You may ask how to secure the vault. Master password is the answer. One password to rule them all. Make it easy to remember but difficult to guess and hack, “TwentyNakedBearsMaking69!” seems nice enough.

There are many password managers to choose from so don’t worry and just pick one.

Passwords 101

  • Never ever share your password with anyone (even if it’s your Mom, you can’t be responsible for her security habits)
  • Use passphrases, not passwords! “Whiskers99” is far less secure than “MyPussyLovesTheBooze”.
  • Use unique passwords/passphrases for different places.
  • Use password managers to store your credentials.
  • Sticky notes are a big NO-NO!
  • Have a backup plan in case you lose your password – make sure You have access to your password recovery e-mail.
  • Use two-step verification if possible (I’ll write about it in depth later).

Exif (meta)data – Images that speak

Exif (Exchangeable image file format) is a standard that specifies the formats for images, sound and ancillary tags used by digital cameras (including smartphones!), scanners and other systems handling image and sound files recorded by digital cameras.

This is our first meeting with metadata, pesky tags and things our hardware and software does “by default”. Exif is a standardized bunch of tags that help with categorizing, sorting and searching thru multimedia files. They can also be used to identify the owner or creator of the file. Beneath you can see some basic tags with corresponding data:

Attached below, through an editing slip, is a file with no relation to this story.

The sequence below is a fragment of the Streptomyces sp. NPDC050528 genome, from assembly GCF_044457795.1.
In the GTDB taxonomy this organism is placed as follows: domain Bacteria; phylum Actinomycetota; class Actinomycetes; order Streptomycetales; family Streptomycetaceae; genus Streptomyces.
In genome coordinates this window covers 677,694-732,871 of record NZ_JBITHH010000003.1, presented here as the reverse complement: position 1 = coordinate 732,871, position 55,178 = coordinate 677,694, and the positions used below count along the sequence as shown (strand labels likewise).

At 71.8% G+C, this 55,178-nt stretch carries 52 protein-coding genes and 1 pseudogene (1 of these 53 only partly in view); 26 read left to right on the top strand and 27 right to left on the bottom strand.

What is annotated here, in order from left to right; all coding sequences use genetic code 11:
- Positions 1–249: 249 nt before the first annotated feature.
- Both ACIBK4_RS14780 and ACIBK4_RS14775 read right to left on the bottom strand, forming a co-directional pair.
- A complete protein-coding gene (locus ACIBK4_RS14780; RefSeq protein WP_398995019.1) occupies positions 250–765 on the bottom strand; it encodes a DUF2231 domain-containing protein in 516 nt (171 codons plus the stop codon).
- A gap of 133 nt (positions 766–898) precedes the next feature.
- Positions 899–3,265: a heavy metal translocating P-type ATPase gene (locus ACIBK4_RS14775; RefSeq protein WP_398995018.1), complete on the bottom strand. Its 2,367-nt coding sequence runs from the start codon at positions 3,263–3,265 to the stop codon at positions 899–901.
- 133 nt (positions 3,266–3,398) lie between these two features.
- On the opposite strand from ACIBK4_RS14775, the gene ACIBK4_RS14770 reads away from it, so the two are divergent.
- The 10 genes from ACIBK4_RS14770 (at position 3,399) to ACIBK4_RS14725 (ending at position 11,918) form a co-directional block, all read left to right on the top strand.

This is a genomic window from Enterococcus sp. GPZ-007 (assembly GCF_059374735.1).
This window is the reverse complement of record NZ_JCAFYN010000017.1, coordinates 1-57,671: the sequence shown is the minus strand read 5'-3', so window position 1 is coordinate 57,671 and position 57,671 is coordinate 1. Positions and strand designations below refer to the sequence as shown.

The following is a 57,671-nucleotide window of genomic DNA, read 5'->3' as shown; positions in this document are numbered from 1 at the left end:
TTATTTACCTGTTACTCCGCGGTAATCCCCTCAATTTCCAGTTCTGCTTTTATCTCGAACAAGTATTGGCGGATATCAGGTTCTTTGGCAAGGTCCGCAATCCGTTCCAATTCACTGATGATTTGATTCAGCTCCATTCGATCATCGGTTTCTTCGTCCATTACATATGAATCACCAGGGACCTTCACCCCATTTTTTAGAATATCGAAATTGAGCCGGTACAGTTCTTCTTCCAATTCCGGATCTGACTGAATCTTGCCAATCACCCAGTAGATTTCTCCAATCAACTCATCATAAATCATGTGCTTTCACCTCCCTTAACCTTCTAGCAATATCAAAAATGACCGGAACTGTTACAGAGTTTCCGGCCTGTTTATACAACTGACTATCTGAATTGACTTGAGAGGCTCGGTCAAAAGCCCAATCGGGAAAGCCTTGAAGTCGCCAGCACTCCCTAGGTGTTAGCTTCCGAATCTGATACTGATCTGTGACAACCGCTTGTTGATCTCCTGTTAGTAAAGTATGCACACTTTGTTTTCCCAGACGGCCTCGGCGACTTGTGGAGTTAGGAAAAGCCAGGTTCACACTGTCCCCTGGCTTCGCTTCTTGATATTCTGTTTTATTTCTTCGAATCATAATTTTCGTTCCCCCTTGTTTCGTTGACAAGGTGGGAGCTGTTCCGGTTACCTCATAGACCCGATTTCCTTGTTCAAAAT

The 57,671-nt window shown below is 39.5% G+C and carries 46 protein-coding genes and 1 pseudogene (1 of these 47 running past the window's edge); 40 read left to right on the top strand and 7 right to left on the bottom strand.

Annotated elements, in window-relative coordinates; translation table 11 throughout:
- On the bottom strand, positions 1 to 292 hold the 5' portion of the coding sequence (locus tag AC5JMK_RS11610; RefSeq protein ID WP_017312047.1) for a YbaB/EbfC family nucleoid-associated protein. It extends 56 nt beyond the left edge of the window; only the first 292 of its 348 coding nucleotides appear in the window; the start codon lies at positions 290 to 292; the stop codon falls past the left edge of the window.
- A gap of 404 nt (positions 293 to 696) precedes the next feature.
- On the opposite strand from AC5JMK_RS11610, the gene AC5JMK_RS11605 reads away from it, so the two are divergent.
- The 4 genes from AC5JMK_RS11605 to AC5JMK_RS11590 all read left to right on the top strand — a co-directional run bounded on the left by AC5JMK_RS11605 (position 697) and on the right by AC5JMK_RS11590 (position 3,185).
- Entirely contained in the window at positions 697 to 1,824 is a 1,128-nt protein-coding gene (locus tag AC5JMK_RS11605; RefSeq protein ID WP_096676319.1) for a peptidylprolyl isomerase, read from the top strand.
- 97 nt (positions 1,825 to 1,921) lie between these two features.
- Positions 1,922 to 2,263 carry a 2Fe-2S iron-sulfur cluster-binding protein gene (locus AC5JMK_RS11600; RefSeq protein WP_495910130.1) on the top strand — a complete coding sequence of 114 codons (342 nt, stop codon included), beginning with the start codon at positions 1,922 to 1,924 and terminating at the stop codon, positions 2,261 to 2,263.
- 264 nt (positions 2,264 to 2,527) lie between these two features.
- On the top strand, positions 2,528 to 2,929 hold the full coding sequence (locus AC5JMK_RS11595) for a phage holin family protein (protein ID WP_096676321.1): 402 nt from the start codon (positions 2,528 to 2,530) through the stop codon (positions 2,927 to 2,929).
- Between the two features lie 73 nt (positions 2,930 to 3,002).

• Description: DCIM\201MEDIA
  • Camera: Contour+2
  • Lens: 5 mm
  • Digital Zoom: 1.162109375× (Max aperture f/3.6) (shot wide open)
  • Exposure: Auto exposure, Program AE, 1/120 sec, f/3.6, ISO 235
  • Flash: No flash function

Not so bad, from the privacy stand point, some technical data about our camera but nothing critical. Let`s add two more tags:

  • OwnerName: Kinky Joe
  • Date/Time Original: 2013:06:13 19:52:52

Now, this starts to look uncomfortable. We have owner’s name or nick and specific date the photo was taken. With this data we can try to pinpoint the dates of the photo shoots and people involved, simple google or FB search can reveal more photos of this particular photographer or model. Now moving on to the biggest offender..